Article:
> The Beesley Buzz: World Arthritis Day 2019 - Four and a half years on from diagnosis

World Arthritis Day 2019 - Four and a half years on from diagnosis

12th October is World Arthritis Day. I thought it would be a good time to give an update on Miss T and where we are four and a half years on from a diagnosis of Juvenile Idiopathic Arthritis.

What was first a shock and ordeal to deal with has now become our ‘ordinary’. Some weeks we have hospital appointments almost every day - yet that is still within our 'normal'. The weekly MTX injection is part of the routine (although much dreaded), and we no longer worry about missing certain medications because they are SO part of the routine now that it's hard to forget them. Miss T can remember her medication list and physio routine to update each of her doctors herself.

Physio is an ongoing struggle because each time we lapse (and I say ‘we’ because it really is a family team effort to stay motivated and to ringfence the time to do the exercises each day) her muscle strength deteriorates and it is hard to keep up the exercises day in, day out, all through the year. Over the summer holidays with our routine being different we’d missed doing the exercises for a while and it was clearly evident when she went for her physio appointment at the end of the summer. They score the muscle strength out of 30 and hers had dropped to 18 out of 30. She’s worked really really hard over the past few weeks to improve that and has managed to get it up to a score of 23. She is now up to 30 repetitions of 4 key targeted exercises using ankle weights of 1.5kg on each leg. Yes it’s hard work. Yes it can get pretty boring. And yes there are days she really wants to just get to bed without having to do her exercises but she also understands just how important it is to do them.

Over recent months ongoing investigations into the mystery left foot that has been going on since summer 2017 have ruled out neurological involvement so that is a relief although none of the plethora of healthcare professionals that she has seen have been able to give a definitive answer of what has happened / is happening to that foot for it to have become arched like that and smaller in size than the other foot. A podiatry appointment in November where they will take measurements of the foot again will hopefully help us understand whether the size difference is improving, staying the same or worsening.

At the moment remaining on her weekly methotrexate seems to be the preferred option. Whilst there is no definitive test that can be done to identify whether a child is in remission from JIA, at Great Ormond Street hospital they do an MRP blood test which is used as an indicator of how likely it is that the child will flare if coming off MTX. Frustratingly it can take 3-4 months to get the results of this blood test. When they first did the MRP test for Miss T her score was over 15,000 (they can only measure up to 15,000). Anything over 4,000 indicates a high risk of flare. They repeated the test in Spring this year. Her score was 5,000. So at her next appointment I’m anticipating that they may wish to discuss whether it is worth the risk of trying to come off the medication or to stay on it longer.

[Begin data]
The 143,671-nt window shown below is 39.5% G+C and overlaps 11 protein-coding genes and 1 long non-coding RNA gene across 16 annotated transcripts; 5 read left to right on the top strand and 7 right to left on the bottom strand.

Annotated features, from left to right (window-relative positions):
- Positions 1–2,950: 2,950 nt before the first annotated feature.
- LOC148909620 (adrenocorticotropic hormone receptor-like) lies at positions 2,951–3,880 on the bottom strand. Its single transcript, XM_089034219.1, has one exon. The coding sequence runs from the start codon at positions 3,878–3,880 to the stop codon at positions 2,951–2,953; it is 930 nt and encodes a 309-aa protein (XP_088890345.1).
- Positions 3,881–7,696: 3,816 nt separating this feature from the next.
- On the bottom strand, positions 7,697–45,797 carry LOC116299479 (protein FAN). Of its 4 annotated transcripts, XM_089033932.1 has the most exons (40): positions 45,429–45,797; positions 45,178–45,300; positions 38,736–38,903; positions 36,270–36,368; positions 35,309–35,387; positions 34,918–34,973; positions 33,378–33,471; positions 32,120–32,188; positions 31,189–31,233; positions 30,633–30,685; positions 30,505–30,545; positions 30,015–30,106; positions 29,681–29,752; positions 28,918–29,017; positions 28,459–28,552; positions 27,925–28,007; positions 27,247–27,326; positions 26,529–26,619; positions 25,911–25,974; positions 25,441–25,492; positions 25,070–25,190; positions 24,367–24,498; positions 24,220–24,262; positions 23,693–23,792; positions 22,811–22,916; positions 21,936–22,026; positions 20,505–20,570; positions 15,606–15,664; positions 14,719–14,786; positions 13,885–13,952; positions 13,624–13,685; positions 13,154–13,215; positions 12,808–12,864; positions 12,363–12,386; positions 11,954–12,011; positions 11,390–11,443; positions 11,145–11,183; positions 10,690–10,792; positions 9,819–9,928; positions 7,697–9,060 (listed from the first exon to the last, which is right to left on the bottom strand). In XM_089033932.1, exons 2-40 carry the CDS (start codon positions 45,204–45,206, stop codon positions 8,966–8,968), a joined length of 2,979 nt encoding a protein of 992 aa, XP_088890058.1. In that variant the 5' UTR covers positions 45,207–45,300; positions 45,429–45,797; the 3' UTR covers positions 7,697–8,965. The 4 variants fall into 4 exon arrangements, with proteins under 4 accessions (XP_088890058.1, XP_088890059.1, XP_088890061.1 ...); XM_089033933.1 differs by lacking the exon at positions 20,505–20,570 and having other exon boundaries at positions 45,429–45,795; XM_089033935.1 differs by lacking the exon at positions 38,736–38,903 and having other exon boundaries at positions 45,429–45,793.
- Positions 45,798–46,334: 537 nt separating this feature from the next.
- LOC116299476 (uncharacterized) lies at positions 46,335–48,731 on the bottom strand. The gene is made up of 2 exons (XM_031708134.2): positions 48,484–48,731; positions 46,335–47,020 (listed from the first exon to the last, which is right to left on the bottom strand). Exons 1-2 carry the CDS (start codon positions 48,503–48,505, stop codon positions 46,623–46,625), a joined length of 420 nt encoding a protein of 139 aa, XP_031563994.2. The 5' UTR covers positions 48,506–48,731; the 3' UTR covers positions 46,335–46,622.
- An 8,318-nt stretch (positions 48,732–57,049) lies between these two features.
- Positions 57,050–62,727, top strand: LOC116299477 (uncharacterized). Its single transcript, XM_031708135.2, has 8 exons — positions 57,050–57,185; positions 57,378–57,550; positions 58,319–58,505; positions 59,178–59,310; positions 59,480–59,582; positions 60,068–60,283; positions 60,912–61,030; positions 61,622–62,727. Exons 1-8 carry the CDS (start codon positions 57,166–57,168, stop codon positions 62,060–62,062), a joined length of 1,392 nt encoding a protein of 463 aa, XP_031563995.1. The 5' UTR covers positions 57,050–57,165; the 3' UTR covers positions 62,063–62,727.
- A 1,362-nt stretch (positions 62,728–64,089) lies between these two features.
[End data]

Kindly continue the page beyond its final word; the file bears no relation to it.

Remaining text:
Many people still associate arthritis with the elderly. Whilst it is not common amongst children, it is still important to be aware that children CAN get arthritis. Increased awareness leads to faster diagnosis and treatment and better long term outcomes for children with JIA.

This world arthritis day I’ll be spreading the word on social media that children get arthritis too with a little help from Kipo. Kipo is a monkey who has JIA. He is the main character in a lovely storybook written by parents of children with JIA – originally in Israel. 

Miss T proof-reading the Kipo book about Juvenile Arthritis

They’ve kindly given the Juvenile Arthritis Research project permission to translate it for a UK audience and to print and distribute the book in the UK. At this stage it is going to be made available via the A Little Box of Hope initiative which has been designed to provide information for the families of newly diagnosed children. It is currently being piloted in one area with a view to eventually roll it out to every newly diagnosed child. Ultimately it would be great if the Kipo storybook could be made available to every child with JIA who would like one. So we are thankful to all the supporters and volunteers who have made the pilot possible with their fundraising efforts - we just need to keep going to be able to reach every family who needs it! 
JAR Project's A Little Box of Hope initiative being piloted for newly diagnosed families
Please do pop over to Juvenile Arthritis Research's  social media pages and share, retweet or re-post one of their messages to help spread the word this World Arthritis Day that children get arthritis too! 

When I look back at my early posts from 2015 when Miss T was first diagnosed, I can sense the urgency and passion I felt in trying to raise awareness that children get arthritis too. That hasn't changed. The need is there more than ever. Juvenile Arthritis Research have developed a resource, the #ThinkJIA campaign, in conjunction with leading health professionals - Whether you are a parent or carer, pre-school or school, or front-line health professional, you can find out more here: www.thinkjia.org

Please do pop over to either twitter, facebook or instagram and give the image of Kipo the monkey a share to let others know that children get arthritis too! Thank you.

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